I’m still working on the animated video regarding admiral byrd, but in the meantime here’s a look at day 3 of production on “Doctor with the Red Houseware”
I have been tirelessly editing 5 separate youtube videos that briefly summarize the work that went into the production of “Doctor with the Red Houseware” – a 32 minute film that has now been picked up by Xumo, Tubi, Box Brazil Play, and Lookhu.
It seems counter-intuitive, but the reality is that artwork dies as an unknown soldier if it is merely brought into existence. In other words, I have discovered that the least inspiring actions are often the most important. Similar to people and society.
For example, gaining acceptance from filmhub required a 2 week effort to create a new poster, render the film according to new specifications, and capture stills in 16:9, rather than the 1:35 aspect ratio that the film was mastered in.
One of the best practices of any modern artist/entepreneur/pipe-dreamer is to sit down and identify exactly what they seek to accomplish. Each and every day we have time to work. But simply working is no guarantee that you are moving anywhere.
Off the top of my head, I can think of a numerous “to-do” list – email a singer a track, re-record the roulette wheel sounds, add to my film financing notes, identify an accessible film market, record narration for youtube videos, read the 3 writing books I purchased, etc.
Only 1 or 2 of these objectives can make a fat impact on my filmmaking journey. Shaking hands with professionals at a filmmaking marketplace would be by far the most beneficial to me, but promoting a film that I’ve already completed is a necessary final step in its production.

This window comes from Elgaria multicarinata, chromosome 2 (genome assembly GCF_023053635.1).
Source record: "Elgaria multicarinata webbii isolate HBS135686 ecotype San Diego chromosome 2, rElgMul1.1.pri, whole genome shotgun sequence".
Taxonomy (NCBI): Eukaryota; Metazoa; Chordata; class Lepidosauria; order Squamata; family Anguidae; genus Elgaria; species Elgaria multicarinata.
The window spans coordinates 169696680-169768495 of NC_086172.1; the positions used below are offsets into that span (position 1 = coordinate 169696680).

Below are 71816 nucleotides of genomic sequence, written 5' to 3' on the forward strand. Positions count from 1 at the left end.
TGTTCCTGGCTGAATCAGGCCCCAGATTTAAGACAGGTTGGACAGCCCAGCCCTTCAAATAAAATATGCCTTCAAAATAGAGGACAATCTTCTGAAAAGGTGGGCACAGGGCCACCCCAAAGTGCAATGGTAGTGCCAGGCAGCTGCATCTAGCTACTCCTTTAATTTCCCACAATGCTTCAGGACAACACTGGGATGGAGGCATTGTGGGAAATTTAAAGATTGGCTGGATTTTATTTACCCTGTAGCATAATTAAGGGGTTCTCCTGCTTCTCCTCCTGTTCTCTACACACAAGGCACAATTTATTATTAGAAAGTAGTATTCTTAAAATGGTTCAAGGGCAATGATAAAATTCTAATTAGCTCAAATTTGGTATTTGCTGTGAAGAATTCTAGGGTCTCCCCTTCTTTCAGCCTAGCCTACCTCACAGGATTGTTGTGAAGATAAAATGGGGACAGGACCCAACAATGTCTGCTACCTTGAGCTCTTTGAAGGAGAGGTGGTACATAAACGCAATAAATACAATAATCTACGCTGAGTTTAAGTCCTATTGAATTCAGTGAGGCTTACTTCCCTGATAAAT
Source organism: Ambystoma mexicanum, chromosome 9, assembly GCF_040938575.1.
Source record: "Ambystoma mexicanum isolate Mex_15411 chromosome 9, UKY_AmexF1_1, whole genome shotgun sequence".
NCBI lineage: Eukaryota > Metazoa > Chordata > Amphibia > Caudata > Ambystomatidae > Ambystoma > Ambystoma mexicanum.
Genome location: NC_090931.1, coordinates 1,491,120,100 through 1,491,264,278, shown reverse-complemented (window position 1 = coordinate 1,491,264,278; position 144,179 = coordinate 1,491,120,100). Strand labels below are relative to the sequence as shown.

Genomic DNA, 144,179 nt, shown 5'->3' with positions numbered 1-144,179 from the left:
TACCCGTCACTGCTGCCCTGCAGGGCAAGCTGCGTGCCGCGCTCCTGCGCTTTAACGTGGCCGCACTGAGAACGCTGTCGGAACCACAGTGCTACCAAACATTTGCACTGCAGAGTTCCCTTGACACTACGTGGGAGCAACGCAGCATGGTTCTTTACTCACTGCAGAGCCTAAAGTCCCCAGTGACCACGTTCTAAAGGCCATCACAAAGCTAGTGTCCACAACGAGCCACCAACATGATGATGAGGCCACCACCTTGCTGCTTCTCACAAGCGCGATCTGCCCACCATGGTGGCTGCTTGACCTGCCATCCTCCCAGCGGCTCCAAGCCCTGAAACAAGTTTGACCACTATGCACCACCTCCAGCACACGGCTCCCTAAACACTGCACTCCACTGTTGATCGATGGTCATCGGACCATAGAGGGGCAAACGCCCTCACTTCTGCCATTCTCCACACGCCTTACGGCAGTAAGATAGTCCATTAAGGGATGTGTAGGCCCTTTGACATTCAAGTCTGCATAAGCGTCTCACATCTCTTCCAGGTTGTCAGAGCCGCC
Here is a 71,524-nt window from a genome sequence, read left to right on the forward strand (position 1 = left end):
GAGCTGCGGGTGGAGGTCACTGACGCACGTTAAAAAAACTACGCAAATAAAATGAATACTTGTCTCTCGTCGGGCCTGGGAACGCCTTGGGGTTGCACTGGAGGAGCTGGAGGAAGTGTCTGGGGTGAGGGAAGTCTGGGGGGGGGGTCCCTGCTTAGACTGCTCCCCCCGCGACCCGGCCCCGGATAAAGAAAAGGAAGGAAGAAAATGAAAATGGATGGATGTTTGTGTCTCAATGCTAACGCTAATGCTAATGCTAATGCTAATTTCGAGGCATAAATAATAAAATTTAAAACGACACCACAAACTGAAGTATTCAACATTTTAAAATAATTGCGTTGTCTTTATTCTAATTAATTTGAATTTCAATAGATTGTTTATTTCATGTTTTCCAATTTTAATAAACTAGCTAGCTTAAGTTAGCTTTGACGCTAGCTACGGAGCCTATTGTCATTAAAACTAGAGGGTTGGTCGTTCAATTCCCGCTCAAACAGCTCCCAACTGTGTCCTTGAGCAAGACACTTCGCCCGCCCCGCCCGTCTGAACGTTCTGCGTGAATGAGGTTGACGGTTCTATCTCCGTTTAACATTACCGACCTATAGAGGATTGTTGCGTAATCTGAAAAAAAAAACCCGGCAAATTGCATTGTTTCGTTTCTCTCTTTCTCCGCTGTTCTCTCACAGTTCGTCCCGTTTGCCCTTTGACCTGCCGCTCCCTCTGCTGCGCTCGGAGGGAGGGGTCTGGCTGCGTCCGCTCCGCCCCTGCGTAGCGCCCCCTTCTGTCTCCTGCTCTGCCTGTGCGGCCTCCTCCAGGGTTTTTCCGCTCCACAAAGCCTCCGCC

I must be diligent with time. I love writing on wordpress (though adding photographs or italics makes me want to punch a wall…it wasn’t always this way), but it is time. Every task requires time, yet every task is necessary. So how can a nobody like me get anywhere?
Deadlines. I’ve begun requiring production of myself regardless of how unprepared or overwhelmed I feel at the onset of an uncomfortable undertaking. Attacking with a blunt axe-head to escape a whimsical dungeon.
By tomorrow I will have 5 youtube videos ready to go. I will release each video separately in order to promote the film’s release. I will simultaneously market the film through Instagram. I can than put “Doctor with the Red Houseware” behind me and focus single-mindedly on the writing and financing of a feature length story.
I’ve spoken much about distinguishing between actions that move you toward your ultimate goals and those that provide minimal return. I consider instagram, wordpress, and youtube as minor annoyances that I could enthusiastically abandon. I will not however, as a consistent effort in these self-promotional activities builds an audience, a brand, and a community.
I created The Riverside Film Network (a Meetup group) because I didn’t have any local network of filmmakers to communicate with. That group now has 200 members, a consistent conversation on its own discord server, and weekly discussions. The group includes producers, actors, agents, and writers. This wordpress blog has over 1000 followers, and my youtube channel has 70 or so (lol).
Consistently releasing material over time, regardless of its quality, is more beneficial than spending years crafting an imaginary plan for success.